Pete Carmody was born in Lahore, India, in 1935. His father was in the army and his mother worked for the Foreign Office and was secretary to the UK High Commissioner in Dacca when the family came to England in 1948 after India got its independence. Pete was packed off to his aunty Norma who lived in Portsmouth and finished his schooling at Hilsea Technical College. From there, he went to join the Merchant Navy and went to the TS Vindicatrix at Sharpness in Bristol, a training ship for boys.
He worked at sea from 1952 to 1959 when he came ashore, got married and had four lads. He worked at Smiths Dock and Dorman Long, then ICI at Wilton. He then got a job working offshore and stayed at it until he retired in 2000 at the age of 65. His wife Sheila was suffering bad health and needed a carer. Pete was her carer until 21 January 2009.
After a rather dark period, he decided he had to go out and do something, so he signed up for a course in creative writing at Billingham College. The Treasure of Kora-Di was started as a homework project and it grew from there.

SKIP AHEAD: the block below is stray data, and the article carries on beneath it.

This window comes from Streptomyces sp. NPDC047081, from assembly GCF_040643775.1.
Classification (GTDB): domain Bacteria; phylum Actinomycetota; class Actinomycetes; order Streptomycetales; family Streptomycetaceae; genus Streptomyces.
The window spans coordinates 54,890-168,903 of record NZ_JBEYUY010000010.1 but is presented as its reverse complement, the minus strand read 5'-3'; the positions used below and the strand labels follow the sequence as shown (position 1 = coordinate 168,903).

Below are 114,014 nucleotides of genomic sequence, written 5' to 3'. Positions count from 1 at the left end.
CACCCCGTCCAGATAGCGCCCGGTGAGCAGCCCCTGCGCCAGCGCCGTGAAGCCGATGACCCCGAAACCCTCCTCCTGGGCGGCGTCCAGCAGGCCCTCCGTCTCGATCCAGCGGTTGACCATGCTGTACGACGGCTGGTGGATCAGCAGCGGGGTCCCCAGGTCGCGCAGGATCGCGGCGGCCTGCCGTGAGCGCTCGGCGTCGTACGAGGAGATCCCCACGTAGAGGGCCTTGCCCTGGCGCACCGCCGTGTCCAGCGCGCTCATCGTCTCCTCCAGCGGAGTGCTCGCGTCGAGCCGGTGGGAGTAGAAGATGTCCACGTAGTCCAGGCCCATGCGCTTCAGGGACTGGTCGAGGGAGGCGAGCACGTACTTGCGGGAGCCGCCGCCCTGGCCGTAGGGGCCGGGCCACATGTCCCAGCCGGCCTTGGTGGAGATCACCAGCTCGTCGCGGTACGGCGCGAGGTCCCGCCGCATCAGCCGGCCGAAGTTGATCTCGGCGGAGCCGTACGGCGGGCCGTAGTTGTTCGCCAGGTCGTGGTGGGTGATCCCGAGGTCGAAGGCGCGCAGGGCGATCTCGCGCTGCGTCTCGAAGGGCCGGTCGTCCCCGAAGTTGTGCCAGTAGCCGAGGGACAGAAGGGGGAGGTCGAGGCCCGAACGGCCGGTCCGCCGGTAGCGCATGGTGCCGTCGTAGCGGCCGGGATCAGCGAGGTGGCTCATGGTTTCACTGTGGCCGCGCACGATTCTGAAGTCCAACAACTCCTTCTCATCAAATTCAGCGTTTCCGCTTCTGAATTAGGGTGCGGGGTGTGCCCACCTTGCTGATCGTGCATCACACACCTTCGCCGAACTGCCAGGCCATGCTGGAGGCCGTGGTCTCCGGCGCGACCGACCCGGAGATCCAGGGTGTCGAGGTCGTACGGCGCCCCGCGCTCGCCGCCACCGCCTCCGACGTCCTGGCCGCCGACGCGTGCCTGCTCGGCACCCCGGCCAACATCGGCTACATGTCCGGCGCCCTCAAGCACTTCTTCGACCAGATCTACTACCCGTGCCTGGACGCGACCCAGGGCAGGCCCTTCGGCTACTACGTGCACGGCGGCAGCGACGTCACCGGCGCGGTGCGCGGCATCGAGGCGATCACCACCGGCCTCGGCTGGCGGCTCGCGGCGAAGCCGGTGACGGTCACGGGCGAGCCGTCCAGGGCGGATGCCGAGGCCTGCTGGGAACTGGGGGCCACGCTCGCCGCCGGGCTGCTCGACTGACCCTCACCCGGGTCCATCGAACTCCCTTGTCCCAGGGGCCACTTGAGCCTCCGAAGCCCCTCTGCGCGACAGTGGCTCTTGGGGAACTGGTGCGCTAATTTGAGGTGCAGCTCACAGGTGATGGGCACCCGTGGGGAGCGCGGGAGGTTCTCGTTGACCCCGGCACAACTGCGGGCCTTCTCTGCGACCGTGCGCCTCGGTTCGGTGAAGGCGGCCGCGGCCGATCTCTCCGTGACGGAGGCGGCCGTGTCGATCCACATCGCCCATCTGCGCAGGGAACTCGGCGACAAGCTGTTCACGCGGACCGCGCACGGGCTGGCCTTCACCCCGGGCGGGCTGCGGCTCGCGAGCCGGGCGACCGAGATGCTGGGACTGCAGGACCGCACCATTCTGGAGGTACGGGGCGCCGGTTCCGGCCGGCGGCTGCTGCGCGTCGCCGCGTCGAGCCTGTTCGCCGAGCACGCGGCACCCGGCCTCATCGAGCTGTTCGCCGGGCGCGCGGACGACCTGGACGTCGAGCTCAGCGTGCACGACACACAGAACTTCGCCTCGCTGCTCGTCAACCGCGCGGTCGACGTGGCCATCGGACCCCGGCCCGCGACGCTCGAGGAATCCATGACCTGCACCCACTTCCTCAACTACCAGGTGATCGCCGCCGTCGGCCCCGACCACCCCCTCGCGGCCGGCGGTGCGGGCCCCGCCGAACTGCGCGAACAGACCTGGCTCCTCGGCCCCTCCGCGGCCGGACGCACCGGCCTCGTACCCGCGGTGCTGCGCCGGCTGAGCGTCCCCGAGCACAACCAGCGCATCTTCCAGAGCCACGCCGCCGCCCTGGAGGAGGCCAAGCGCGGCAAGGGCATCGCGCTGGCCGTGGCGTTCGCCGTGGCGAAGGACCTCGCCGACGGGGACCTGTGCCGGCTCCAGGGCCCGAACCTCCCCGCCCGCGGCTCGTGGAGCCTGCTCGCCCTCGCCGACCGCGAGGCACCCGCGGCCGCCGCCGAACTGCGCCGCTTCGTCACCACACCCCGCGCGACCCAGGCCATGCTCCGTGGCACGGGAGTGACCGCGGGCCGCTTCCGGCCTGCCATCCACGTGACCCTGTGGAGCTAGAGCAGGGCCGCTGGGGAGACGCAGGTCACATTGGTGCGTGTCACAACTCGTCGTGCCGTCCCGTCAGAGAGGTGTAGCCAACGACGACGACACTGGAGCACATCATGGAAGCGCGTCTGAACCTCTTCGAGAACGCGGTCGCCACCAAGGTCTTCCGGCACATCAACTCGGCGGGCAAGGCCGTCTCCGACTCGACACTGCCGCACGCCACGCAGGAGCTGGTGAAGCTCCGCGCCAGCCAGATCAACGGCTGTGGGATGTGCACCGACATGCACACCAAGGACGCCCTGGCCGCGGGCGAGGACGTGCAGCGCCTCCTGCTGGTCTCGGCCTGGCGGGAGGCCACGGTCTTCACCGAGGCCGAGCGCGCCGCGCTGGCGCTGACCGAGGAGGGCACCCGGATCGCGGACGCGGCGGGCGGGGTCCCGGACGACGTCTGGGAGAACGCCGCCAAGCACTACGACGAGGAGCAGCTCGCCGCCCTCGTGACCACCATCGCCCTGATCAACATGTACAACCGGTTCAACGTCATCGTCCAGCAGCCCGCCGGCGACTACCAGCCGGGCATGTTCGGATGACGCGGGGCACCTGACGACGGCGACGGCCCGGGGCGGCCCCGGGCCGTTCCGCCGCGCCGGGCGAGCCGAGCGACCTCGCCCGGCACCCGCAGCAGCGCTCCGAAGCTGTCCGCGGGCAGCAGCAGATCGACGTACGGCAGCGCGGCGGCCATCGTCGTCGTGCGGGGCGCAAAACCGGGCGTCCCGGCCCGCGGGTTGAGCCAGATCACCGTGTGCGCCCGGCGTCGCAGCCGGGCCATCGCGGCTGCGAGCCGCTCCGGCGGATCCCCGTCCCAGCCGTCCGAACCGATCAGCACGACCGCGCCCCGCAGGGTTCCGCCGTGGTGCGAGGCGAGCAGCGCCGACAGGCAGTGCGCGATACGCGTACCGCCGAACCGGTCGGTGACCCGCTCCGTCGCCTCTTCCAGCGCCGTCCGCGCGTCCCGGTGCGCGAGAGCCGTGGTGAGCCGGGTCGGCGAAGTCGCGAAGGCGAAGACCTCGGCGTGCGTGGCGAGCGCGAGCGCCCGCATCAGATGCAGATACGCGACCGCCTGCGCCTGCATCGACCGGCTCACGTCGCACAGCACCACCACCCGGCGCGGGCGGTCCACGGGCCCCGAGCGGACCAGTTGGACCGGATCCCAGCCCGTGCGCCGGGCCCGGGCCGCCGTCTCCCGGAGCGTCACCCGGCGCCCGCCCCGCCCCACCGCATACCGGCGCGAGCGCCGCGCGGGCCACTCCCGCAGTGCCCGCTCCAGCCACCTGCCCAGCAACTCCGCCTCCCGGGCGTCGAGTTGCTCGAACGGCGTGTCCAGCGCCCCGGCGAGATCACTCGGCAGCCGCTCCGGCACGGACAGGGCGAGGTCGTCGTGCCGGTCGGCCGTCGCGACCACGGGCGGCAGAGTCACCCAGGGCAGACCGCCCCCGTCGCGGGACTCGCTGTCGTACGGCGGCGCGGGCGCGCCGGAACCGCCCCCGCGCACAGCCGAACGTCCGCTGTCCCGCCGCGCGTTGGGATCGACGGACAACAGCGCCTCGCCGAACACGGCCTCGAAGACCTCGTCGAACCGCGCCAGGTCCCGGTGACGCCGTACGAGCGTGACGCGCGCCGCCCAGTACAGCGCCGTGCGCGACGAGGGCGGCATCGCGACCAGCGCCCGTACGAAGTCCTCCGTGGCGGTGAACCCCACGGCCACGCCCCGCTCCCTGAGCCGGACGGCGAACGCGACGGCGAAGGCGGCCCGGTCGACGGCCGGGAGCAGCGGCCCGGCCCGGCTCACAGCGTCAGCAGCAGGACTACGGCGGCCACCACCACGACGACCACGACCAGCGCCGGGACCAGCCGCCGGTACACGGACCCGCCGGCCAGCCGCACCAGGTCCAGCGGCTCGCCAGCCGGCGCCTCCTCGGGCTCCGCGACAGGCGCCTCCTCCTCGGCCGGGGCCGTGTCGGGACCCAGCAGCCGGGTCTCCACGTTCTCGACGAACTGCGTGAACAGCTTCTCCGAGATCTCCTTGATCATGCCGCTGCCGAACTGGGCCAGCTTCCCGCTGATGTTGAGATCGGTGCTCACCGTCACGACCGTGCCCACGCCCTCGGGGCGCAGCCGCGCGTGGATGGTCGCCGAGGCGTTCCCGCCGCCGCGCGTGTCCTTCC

Pete has since tried watercolour painting, unicycling and kayaking. He has climbed Scafell Pike, Helvellen and Roseberry Topping and many more with his kids, and is beginning to enjoy life again. Now at 79, he is more inclined to sit in a comfortable chair and write, so he’s writing the next part of John Black’s journey, this time to Sala Di where young John meets his daughter for the first time.
The Treasure of Kora-Di
by Pete Carmody
Young John Black is in hot water. Advised to leave hastily, he finds himself on the three-masted Sea Urchin, bound for the Pacific Ocean.
The ship’s mysterious chief mate enchants the crew with stories of shipwreck, a beautiful island, an ancient civilisation and a pool of diamonds.
The fabled island of Kora-Di is not on any chart. Can John Black and the crew of the Sea Urchin find it again?
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